Dumb post to the Stargardts Facebook group

Albert Sten-Clanton albert.e.sten_clanton at verizon.net
Tue Apr 9 07:27:42 EDT 2013

Tony, I agree with you on the value of braille.  I use it when I can,
although I'm not as averse to audio as my wife is.  

Given e-mails and Live Journal entries I've seen from sighted people,
including well-educated coworkers from the days I had a job, I'd be cautious
about assuming that misspellings on a list mean a blind author.  My own
experience suggests that the risk is higher, but it's very far from a clear


-----Original Message-----
From: Speakup [mailto:speakup-bounces at linux-speakup.org] On Behalf Of Tony
Sent: Tuesday, April 09, 2013 4:37 AM
To: Speakup is a screen review system for Linux.
Subject: Re: Dumb post to the Stargardts Facebook group

I must say that I was surprised by your post, but it made me realize how
fortunate I have been.  I was born blind, so I didn't have to worry about
losing my vision.  My mom insisted that I learn Braille in school.  It's
very disappointing to me how many people don't know Braille and rely
entirely on speech.  I don't read Braille regularly and prefer audio when
possible, but knowing how to read Braille helps me to form proper sentences
and helped me to learn to spell when in school.  I've always been good at
spelling.  I am sorry to say this, but I can often tell when a blind person
posts to various lists because they can't spell and don't know how to use
punctuation.  What's so disappointing to me is that they don't know how
badly they look to the sighted world and it's usually too late to do much
about it.  In other words, they either can't or don't want to learn Braille.

  I was also fortunate to have a good teacher who helped me improve my
Braille skills.  Just as a recent example, I saw a site which used the word
"shell" when "shall" was obviously meant.  Simple proofreading would have
caught it, but with the DECtalk, the two words sound the same.

I think your book idea is not only a good idea, but very necessary.  I see
books a lot by so-called super blind people.  In other words, yes, they have
had their challenges, but have learned to adapt to almost anything and now
have good careers.  Usually they're born blind or lose their vision at a
young age.  I almost never see people like you in those books.  Of course
people lose vision all the time, but more focus seems to be on seniors who
don't really have a career anymore or young adults who can still learn to
adapt in high school or college.  I don't know how old you are and it
doesn't really matter, but the point is that you were able to adapt,
overcome, and move on and you are willing to write about it.  If you could
get a publisher, that would be great!  Even if you can't, releasing it under
a CC license would be a good idea.  Other people need to know what's out
there and they need to get the message.  If nothing else, people need to
know that there is an accessible alternative to Windows.  Perhaps the AFB or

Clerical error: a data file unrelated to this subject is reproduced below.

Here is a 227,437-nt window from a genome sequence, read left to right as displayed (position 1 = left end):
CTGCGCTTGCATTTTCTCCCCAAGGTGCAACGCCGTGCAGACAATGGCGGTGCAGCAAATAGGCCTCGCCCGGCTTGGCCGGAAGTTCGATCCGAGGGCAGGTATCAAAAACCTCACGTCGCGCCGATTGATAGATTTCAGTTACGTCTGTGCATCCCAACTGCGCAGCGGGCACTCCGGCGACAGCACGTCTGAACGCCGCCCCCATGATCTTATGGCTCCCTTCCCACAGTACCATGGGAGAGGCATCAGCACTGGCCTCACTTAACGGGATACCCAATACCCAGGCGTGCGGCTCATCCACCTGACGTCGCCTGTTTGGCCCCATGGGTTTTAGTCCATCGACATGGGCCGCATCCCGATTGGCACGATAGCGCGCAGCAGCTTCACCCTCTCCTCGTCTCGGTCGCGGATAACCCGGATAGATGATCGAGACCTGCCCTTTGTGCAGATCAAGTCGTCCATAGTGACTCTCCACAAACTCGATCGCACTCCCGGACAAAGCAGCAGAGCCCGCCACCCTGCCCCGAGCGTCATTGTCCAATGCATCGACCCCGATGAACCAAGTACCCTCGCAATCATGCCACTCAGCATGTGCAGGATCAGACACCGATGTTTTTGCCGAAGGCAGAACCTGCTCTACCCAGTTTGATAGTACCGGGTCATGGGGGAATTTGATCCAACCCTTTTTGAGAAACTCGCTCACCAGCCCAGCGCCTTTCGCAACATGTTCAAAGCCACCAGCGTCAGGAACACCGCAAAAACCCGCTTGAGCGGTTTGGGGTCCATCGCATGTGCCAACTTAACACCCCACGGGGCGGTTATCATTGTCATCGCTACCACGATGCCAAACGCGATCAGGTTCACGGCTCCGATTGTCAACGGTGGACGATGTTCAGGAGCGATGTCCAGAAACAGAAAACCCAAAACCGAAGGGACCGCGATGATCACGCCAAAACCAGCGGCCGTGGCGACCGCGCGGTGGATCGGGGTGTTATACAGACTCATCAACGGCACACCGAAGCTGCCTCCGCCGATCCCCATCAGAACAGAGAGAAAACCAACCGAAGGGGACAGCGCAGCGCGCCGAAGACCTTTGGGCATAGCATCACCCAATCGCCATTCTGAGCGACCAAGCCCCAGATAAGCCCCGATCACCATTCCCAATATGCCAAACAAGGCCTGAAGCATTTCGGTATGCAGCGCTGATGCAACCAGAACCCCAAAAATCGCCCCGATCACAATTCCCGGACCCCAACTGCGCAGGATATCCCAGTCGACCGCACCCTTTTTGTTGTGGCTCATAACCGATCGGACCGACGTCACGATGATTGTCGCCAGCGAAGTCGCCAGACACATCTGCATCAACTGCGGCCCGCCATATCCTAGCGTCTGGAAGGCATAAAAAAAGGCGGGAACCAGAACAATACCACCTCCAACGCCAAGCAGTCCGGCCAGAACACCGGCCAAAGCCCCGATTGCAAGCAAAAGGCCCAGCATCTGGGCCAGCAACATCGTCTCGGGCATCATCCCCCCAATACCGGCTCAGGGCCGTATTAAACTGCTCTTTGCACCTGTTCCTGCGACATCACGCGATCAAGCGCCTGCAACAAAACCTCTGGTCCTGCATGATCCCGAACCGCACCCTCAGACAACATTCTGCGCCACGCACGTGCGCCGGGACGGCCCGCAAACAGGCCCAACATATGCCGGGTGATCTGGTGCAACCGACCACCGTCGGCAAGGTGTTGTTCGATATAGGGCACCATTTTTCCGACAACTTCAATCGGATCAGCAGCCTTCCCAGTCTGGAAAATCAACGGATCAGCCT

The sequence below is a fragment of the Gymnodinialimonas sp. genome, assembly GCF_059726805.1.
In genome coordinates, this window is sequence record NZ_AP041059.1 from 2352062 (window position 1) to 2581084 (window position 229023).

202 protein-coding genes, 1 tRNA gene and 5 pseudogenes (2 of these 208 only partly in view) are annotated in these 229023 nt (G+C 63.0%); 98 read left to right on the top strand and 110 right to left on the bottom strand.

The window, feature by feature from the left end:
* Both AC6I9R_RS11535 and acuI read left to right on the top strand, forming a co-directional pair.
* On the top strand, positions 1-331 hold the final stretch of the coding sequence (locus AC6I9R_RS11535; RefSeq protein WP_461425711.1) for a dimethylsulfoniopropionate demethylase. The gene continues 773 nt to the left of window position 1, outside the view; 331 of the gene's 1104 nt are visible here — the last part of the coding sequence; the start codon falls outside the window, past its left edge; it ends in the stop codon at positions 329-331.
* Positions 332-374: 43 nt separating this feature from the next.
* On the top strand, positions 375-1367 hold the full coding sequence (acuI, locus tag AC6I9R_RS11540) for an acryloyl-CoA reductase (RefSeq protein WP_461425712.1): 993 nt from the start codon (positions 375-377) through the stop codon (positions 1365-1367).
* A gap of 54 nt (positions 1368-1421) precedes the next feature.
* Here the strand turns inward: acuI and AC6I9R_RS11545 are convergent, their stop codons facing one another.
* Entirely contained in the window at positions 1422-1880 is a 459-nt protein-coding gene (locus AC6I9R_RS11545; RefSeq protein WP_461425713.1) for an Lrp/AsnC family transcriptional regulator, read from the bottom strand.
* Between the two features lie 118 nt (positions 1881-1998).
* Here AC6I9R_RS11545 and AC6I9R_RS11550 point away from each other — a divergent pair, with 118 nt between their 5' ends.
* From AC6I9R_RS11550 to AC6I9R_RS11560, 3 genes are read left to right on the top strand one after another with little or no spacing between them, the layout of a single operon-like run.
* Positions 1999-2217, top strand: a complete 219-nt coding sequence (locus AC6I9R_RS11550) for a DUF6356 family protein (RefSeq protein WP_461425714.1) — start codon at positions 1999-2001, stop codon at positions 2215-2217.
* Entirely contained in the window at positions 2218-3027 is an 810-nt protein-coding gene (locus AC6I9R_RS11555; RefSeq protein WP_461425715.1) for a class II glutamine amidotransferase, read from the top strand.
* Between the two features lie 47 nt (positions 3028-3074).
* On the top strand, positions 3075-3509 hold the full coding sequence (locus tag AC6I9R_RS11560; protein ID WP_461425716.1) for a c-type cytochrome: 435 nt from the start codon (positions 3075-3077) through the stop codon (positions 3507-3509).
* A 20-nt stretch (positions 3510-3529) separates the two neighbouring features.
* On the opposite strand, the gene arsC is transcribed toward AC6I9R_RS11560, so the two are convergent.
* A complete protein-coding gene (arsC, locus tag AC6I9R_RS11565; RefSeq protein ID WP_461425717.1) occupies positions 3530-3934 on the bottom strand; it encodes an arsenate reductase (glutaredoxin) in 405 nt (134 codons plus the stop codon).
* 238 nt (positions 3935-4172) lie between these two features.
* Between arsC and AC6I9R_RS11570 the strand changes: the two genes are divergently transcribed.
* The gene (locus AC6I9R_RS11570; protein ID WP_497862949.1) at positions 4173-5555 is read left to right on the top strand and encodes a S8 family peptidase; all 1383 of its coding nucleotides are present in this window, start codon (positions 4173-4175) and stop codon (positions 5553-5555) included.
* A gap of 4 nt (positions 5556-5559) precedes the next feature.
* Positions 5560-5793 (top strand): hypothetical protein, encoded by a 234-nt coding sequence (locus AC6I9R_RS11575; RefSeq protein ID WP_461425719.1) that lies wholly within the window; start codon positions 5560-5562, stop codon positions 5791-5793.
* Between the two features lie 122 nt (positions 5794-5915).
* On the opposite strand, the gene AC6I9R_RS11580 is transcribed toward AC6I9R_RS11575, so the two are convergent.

APH might be interested, but I think a mainstream publisher and/or site
would be better.

I knew of a neighbor very similar to what you said.  She long sinced moved
away now.  She had some vision, but not much.  I don't think she learned
Braille and as far as I know, eventually gave up on the computer.  She
volunteered at a preschool sometimes, but pretty much stayed at home and
read books in audio.  She used to cook more, but I don't think she did
except the microwave before she moved.  She had "guide" dogs, but they ended
up being pets and didn't really guide her anywhere.  I don't think she used
a cane, but I'm not sure.  She was apparently happy, but other than reading
and talking on the phone, I don't think she did much.  I think she quit the
preschool as well.  She returned the "guide" dogs because they weren't doing
what they were supposed to, but she treated them like pets.  She had two of
them.  Her husband apparently took care of her and they somehow managed.

On 4/8/2013 9:19 AM, Bill Cox wrote:
> Sorry, guys!  If I were fully blind, I would not make mistakes like 
> sending that email last night to the SpeakUp group.  I meant it to go 
> to a friend who's name started with S, and SpeakUp looks pretty close!  
> I hope it did not offend anyone on the SpeakUp list.  The guys on the 
> Stargardt Facebook group could use some prodding to get them to go 
> learn how to use programs like SpeakUp, so now and then I make a post 
> like that.  The funny thing is I find that people like me with only 
> central vision sometimes have worse outcomes than people like most of 
> you, who are fully blind.  You guys all learned amazing talents like
learning how to use Linux through SpeakUp.
> When people have sight, and slowly lose some of it, the typical 
> situation I see is that they don't change or adapt much.  Instead of 
> learning to listen at high speed, they simply read less, and stop 
> using computers much.  So, I try on the Stargardt list now and then to 
> motivate some of them to get off their butts and change their lives to 
> deal with vision loss, but unlike becoming fully blind, it's possible 
> to simply ignore central vision loss, and never adapt.  I have one 
> good friend who has chosen to remain on permanent disability.  When I 
> see blind guys working so hard to have careers, it makes me very sad 
> to see these people with Stargardts or Macular Degeneration giving up.
> Bill
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